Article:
Minnesota Farm Advocate Oral History Project: Interview with Marion Powers

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Titles Minnesota Farm Advocate Oral History Project: Interview with Marion Powers
Description BIOGRAPHICAL INFORMATION: Marion Powers and her husband, Dave, are dairy farmers. They have a 320 acre farm. They raise corn and hay for the cows and also oats, wheat and soybeans. They have 3 sons ranging in age from 17 to 30. SUBJECTS DISCUSSED: They took on debt when they sold their previous farm and bought their present larger farm. Their initial loan carried a relatively high interest and they applied for a lower interest FmHA loan. They had difficulty obtaining this loan, but, with the help of Bruce Lubitz, a Farm Advocate, it was finally approved. Other farmers having difficulties with loans began calling the Powers who had "just been through it" and the Powers responded by handing out FmHA books. Anne de Meurisse called to ask whether Dave Powers would be interested in becoming a Farm Advocate (Bruce Lubitz, who had helped them, was the closest Advocate to Elbow Lake, and he was 90 miles away). Dave was too busy; Marion then asked and she agreed. At about the same time, there was a plan to establish 5 regional resource centers (RERCs) patterned after the center in Thief River Falls. Although Marion had just joined the Farm Advocates, she was asked to be the director of the Elbow Lake Center, one of the five. A meeting was held in Elbow Lake (attended by Anne Kanten, Dee Reily, Gene Wentrom (a local ex congressman) and Marion, as well as local business and news men, the mayor and others. Dee Reily, who was to direct the centers project, became Marion's advisor relative to setting up the Elbow Lake Center. It was expected to be a "grass roots" operation - to be designed locally. Dee recommended that Marion set up a board of directors, and she did so. Gene Wentrom was the chairman, and the board included representatives from the Farmer's Union, Farm Bureau, Groundswell, NFO, a county commissioner, a clergyman, an extension agent, an intervention counselor, and others. She also hired a secretary, Gail Pasche. The Elbow Lake Center opened July 1, 1986, but it was not well known and there was little business. Dee Reily was terminally ill and soon became unavailable. In October of 1986 there was a first meeting of the State Board of the centers - at which all of the people who were interested in developing the centers came together. Neal Ritchie had taken Dee Reily's place in directing the centers. Each of the new centers was expected to raise its own funds ($5,000 to start up), but no one at Elbow Lake understood how this was to be done. They were only able to raise about $300 in the area. Fortunately, a private individual donated $25,000 to the five centers to cover the startup. In November (1986) the Elbow Lake Board had a grand opening dinner to let people know they were there and to pass out some relevant information (additional local donations were needed to cover the costs of that event). Despite the grand opening dinner, the Farm Advocates remained relatively unknown and Marion had difficulty gaining acceptance and obtaining clients. Meanwhile, the $5,000 startup funds for the Elbow Lake Center (as well as additional grants from Farm Aid and other sources) had been spent. Marion told the board that it would have to establish and pay attention to a budget (for expenditures) and start acting like a board. On about Memorial Day 1987, the Board removed Marion removed as Director on the ground that: "We do not need Advocates in the Centers. You can't be responsible to (both) the Board and the Department of Agriculture". The Center has been largely inactive since Marion left. She has continued to act as a Farm Advocate since. What should have been done differently? She mentions the following: -The need for (reasons for establishing) the centers should have been explained in the beginning. -Inconsistent (competing) messages as to how the Elbow Lake Center was to be organized and run should not have been sent out. The initial message (that the Center should be a grass-roots operation created by local people muddling through and making it their own) was inconsistent with the actions of the state directors (Guy Wolf and Neal Ritchie), who treated it as a centralized project. -The centers (should have been) started up from the Advocate Program, rather than in apparent opposition to it. -Marion herself should not have been chosen to start the Elbow Lake Center; she did not have the necessary background at the time. -Farmers who had been through financial difficulties should have been chosen for the Elbow Lake Board rather than political people and representatives of organizations. The Board members as chosen were not concerned with the Center (no member ever stopped in to see how things were going or referred a single farmer to Marion) but were jealous of their own prerogatives. -There should have been mechanisms for holding the Board accountable, e.g. for establishing and following a budget and for following the provisions of the original grant proposal. -There should have been a (reasonable) process for choosing state directors (applications were not taken from Advocates).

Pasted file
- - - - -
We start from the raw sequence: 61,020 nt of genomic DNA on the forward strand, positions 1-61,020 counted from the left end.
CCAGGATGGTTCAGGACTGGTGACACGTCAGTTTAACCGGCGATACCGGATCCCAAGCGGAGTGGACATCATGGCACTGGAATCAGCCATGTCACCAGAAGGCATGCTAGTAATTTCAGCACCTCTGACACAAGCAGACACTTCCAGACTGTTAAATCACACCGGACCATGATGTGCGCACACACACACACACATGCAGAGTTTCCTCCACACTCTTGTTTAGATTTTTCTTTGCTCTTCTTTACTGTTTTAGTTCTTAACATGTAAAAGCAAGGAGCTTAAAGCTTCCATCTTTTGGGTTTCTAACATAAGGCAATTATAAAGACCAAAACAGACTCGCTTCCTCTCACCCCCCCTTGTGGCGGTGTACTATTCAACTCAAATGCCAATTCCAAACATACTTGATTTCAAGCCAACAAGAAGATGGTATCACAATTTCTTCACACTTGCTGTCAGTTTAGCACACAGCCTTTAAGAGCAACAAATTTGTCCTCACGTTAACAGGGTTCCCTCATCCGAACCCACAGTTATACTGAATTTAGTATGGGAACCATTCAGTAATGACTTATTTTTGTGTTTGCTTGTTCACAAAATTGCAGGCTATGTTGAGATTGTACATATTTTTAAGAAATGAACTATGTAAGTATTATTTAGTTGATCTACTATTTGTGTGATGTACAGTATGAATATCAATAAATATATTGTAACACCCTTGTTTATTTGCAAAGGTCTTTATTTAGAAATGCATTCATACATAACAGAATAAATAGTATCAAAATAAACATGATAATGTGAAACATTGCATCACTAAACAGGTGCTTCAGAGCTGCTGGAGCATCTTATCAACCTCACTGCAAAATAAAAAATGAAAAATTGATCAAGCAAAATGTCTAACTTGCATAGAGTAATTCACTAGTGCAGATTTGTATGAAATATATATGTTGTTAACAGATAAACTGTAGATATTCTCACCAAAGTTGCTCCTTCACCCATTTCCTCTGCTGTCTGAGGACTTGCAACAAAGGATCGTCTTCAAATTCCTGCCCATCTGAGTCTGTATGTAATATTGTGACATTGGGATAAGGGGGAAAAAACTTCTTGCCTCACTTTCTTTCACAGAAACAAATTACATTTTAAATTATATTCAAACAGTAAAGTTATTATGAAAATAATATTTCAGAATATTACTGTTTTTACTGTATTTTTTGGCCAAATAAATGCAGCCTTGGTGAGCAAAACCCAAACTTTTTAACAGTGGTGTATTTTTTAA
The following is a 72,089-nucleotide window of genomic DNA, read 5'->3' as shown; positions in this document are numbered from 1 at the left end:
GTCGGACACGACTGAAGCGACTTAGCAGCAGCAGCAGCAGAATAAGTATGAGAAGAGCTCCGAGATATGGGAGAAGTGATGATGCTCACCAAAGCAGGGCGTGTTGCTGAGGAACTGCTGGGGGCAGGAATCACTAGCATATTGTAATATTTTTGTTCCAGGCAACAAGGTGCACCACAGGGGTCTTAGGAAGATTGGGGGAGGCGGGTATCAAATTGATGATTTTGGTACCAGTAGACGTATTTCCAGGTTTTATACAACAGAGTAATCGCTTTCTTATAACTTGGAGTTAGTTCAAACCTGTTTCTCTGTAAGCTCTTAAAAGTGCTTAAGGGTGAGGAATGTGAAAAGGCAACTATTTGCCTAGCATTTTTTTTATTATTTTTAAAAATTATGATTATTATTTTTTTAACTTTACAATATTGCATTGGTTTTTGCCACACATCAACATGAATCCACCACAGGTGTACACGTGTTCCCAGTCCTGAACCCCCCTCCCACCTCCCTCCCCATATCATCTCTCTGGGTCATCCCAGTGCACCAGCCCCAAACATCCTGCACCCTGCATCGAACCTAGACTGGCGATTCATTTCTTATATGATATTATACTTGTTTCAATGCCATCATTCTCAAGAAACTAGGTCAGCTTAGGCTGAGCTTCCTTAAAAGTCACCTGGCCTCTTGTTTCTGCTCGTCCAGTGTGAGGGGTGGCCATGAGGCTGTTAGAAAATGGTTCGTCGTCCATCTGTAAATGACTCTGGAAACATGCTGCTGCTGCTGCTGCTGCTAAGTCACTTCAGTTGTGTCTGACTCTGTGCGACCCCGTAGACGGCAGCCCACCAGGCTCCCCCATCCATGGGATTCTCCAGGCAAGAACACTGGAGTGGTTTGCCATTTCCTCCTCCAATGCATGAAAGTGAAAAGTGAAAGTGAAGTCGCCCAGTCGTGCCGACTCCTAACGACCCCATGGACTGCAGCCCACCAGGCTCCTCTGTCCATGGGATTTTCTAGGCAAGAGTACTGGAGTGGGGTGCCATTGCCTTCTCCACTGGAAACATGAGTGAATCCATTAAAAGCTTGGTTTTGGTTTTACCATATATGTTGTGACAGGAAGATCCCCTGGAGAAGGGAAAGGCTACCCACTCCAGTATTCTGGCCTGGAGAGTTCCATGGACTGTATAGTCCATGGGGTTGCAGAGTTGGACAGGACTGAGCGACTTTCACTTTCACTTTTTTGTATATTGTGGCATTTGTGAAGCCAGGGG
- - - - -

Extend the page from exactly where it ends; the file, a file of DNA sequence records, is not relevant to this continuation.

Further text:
Quantity 3 hours sound cassette
56 pages transcript
Format Content Category: sound recordings
Content Category: text
Creation Interviewee: Powers, Marion
Interviewer: Hunter, Dianna
Interviewer: Meter, Ken
Made in [vicinity]: Elbow Lake, Grant County, Minnesota, United States
Dates Creation: 06/14/1988
Holding Type Oral History - Interview
Identifiers OH 37 (Library Call Number)
AV1991.158.26 (Accession Number)
More Info MNHS Library Catalog
Related Collections Oral History - Project, MHS Collection, project: 'Minnesota Farm Advocate Oral History Project'


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